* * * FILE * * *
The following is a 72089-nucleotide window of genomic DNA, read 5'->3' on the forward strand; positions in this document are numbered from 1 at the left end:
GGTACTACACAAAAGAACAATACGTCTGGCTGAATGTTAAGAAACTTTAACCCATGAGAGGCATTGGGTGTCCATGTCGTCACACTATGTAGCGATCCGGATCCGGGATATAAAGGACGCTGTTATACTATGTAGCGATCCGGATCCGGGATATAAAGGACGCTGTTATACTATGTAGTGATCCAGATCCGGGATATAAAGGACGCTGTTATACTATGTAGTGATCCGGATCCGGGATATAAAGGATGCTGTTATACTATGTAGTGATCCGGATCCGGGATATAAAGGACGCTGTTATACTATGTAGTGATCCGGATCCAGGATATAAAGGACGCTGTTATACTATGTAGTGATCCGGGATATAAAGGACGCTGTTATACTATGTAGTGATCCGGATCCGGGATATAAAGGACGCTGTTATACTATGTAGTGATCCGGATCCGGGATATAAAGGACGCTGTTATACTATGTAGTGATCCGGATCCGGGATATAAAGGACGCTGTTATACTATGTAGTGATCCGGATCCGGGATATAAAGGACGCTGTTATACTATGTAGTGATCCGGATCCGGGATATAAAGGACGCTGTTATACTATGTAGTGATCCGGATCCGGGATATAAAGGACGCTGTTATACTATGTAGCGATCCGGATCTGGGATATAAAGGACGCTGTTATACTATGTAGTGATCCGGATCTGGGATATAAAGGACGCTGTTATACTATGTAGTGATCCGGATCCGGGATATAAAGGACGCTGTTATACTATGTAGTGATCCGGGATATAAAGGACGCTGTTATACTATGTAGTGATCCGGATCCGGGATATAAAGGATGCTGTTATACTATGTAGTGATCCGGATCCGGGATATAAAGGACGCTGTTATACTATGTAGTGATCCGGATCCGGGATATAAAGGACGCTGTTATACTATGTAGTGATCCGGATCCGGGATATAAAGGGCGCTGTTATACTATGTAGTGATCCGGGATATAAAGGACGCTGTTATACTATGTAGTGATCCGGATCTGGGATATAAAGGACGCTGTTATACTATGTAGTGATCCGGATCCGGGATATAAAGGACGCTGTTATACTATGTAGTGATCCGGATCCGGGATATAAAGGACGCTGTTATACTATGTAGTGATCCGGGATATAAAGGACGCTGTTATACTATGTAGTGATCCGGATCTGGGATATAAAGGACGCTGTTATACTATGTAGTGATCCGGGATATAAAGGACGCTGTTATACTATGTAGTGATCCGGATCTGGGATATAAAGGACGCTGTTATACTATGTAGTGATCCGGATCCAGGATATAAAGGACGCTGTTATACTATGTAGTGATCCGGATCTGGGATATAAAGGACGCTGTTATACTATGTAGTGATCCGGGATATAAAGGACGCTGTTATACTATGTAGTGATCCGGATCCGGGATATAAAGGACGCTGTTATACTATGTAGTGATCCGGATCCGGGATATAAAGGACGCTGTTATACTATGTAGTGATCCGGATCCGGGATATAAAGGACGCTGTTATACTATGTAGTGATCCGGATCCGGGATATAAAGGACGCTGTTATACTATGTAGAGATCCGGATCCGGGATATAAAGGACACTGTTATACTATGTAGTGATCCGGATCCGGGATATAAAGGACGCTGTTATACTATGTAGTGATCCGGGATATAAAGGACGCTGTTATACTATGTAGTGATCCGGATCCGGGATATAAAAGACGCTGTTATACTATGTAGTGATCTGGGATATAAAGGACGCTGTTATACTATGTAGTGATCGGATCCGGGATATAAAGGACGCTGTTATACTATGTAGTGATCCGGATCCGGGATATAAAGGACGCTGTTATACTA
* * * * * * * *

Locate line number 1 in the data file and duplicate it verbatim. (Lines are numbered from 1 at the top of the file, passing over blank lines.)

The following is a 72089-nucleotide window of genomic DNA, read 5'->3' on the forward strand; positions in this document are numbered from 1 at the left end: